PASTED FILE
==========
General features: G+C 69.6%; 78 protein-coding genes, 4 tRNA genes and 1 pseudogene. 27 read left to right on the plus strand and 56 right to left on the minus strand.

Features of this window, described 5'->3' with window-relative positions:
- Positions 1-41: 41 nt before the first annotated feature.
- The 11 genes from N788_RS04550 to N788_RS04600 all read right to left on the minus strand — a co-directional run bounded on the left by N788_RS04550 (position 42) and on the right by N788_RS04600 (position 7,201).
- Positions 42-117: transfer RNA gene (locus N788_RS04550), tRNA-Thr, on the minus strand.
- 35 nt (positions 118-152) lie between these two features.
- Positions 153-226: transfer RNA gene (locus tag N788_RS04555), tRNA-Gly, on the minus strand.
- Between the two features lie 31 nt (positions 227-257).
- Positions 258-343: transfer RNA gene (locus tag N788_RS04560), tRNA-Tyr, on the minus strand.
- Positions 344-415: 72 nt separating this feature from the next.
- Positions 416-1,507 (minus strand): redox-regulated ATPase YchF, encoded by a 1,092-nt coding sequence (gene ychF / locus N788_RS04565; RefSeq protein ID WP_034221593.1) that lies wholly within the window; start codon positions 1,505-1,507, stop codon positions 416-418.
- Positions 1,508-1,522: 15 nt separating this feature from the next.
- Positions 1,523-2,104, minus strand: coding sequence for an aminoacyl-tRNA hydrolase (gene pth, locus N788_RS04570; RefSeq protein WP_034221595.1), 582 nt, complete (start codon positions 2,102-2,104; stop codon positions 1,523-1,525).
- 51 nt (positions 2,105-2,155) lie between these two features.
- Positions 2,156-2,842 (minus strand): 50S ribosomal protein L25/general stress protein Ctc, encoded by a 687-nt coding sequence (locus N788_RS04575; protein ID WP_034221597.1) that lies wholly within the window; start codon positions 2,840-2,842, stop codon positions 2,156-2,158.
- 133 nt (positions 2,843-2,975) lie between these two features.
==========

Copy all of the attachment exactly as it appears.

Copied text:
General features: G+C 69.6%; 78 protein-coding genes, 4 tRNA genes and 1 pseudogene. 27 read left to right on the plus strand and 56 right to left on the minus strand.

Features of this window, described 5'->3' with window-relative positions:
- Positions 1-41: 41 nt before the first annotated feature.
- The 11 genes from N788_RS04550 to N788_RS04600 all read right to left on the minus strand — a co-directional run bounded on the left by N788_RS04550 (position 42) and on the right by N788_RS04600 (position 7,201).
- Positions 42-117: transfer RNA gene (locus N788_RS04550), tRNA-Thr, on the minus strand.
- 35 nt (positions 118-152) lie between these two features.
- Positions 153-226: transfer RNA gene (locus tag N788_RS04555), tRNA-Gly, on the minus strand.
- Between the two features lie 31 nt (positions 227-257).
- Positions 258-343: transfer RNA gene (locus tag N788_RS04560), tRNA-Tyr, on the minus strand.
- Positions 344-415: 72 nt separating this feature from the next.
- Positions 416-1,507 (minus strand): redox-regulated ATPase YchF, encoded by a 1,092-nt coding sequence (gene ychF / locus N788_RS04565; RefSeq protein ID WP_034221593.1) that lies wholly within the window; start codon positions 1,505-1,507, stop codon positions 416-418.
- Positions 1,508-1,522: 15 nt separating this feature from the next.
- Positions 1,523-2,104, minus strand: coding sequence for an aminoacyl-tRNA hydrolase (gene pth, locus N788_RS04570; RefSeq protein WP_034221595.1), 582 nt, complete (start codon positions 2,102-2,104; stop codon positions 1,523-1,525).
- 51 nt (positions 2,105-2,155) lie between these two features.
- Positions 2,156-2,842 (minus strand): 50S ribosomal protein L25/general stress protein Ctc, encoded by a 687-nt coding sequence (locus N788_RS04575; protein ID WP_034221597.1) that lies wholly within the window; start codon positions 2,840-2,842, stop codon positions 2,156-2,158.
- 133 nt (positions 2,843-2,975) lie between these two features.